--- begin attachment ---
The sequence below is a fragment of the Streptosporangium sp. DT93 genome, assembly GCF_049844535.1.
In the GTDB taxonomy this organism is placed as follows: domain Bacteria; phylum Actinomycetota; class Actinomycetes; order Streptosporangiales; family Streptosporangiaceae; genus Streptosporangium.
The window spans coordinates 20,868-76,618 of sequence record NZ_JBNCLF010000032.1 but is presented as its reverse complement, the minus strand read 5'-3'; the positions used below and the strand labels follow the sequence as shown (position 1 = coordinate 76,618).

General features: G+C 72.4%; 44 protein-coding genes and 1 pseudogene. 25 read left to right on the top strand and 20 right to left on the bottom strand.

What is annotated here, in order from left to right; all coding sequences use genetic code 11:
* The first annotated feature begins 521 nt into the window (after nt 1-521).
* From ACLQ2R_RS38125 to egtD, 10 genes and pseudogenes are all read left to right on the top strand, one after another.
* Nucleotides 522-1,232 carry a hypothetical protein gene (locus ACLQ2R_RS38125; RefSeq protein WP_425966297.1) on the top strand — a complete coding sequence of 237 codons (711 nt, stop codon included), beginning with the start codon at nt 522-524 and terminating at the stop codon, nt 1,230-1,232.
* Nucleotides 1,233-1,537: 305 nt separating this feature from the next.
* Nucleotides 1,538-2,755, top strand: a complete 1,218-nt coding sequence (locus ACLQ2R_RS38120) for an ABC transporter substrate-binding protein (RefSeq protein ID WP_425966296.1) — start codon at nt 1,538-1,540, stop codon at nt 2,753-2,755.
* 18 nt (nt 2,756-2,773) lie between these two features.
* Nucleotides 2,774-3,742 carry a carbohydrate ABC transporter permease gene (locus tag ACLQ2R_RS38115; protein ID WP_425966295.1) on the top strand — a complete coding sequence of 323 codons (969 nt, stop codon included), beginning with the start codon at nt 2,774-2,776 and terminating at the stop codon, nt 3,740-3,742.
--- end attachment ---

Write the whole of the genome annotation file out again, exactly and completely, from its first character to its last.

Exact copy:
The sequence below is a fragment of the Streptosporangium sp. DT93 genome, assembly GCF_049844535.1.
In the GTDB taxonomy this organism is placed as follows: domain Bacteria; phylum Actinomycetota; class Actinomycetes; order Streptosporangiales; family Streptosporangiaceae; genus Streptosporangium.
The window spans coordinates 20,868-76,618 of sequence record NZ_JBNCLF010000032.1 but is presented as its reverse complement, the minus strand read 5'-3'; the positions used below and the strand labels follow the sequence as shown (position 1 = coordinate 76,618).

General features: G+C 72.4%; 44 protein-coding genes and 1 pseudogene. 25 read left to right on the top strand and 20 right to left on the bottom strand.

What is annotated here, in order from left to right; all coding sequences use genetic code 11:
* The first annotated feature begins 521 nt into the window (after nt 1-521).
* From ACLQ2R_RS38125 to egtD, 10 genes and pseudogenes are all read left to right on the top strand, one after another.
* Nucleotides 522-1,232 carry a hypothetical protein gene (locus ACLQ2R_RS38125; RefSeq protein WP_425966297.1) on the top strand — a complete coding sequence of 237 codons (711 nt, stop codon included), beginning with the start codon at nt 522-524 and terminating at the stop codon, nt 1,230-1,232.
* Nucleotides 1,233-1,537: 305 nt separating this feature from the next.
* Nucleotides 1,538-2,755, top strand: a complete 1,218-nt coding sequence (locus ACLQ2R_RS38120) for an ABC transporter substrate-binding protein (RefSeq protein ID WP_425966296.1) — start codon at nt 1,538-1,540, stop codon at nt 2,753-2,755.
* 18 nt (nt 2,756-2,773) lie between these two features.
* Nucleotides 2,774-3,742 carry a carbohydrate ABC transporter permease gene (locus tag ACLQ2R_RS38115; protein ID WP_425966295.1) on the top strand — a complete coding sequence of 323 codons (969 nt, stop codon included), beginning with the start codon at nt 2,774-2,776 and terminating at the stop codon, nt 3,740-3,742.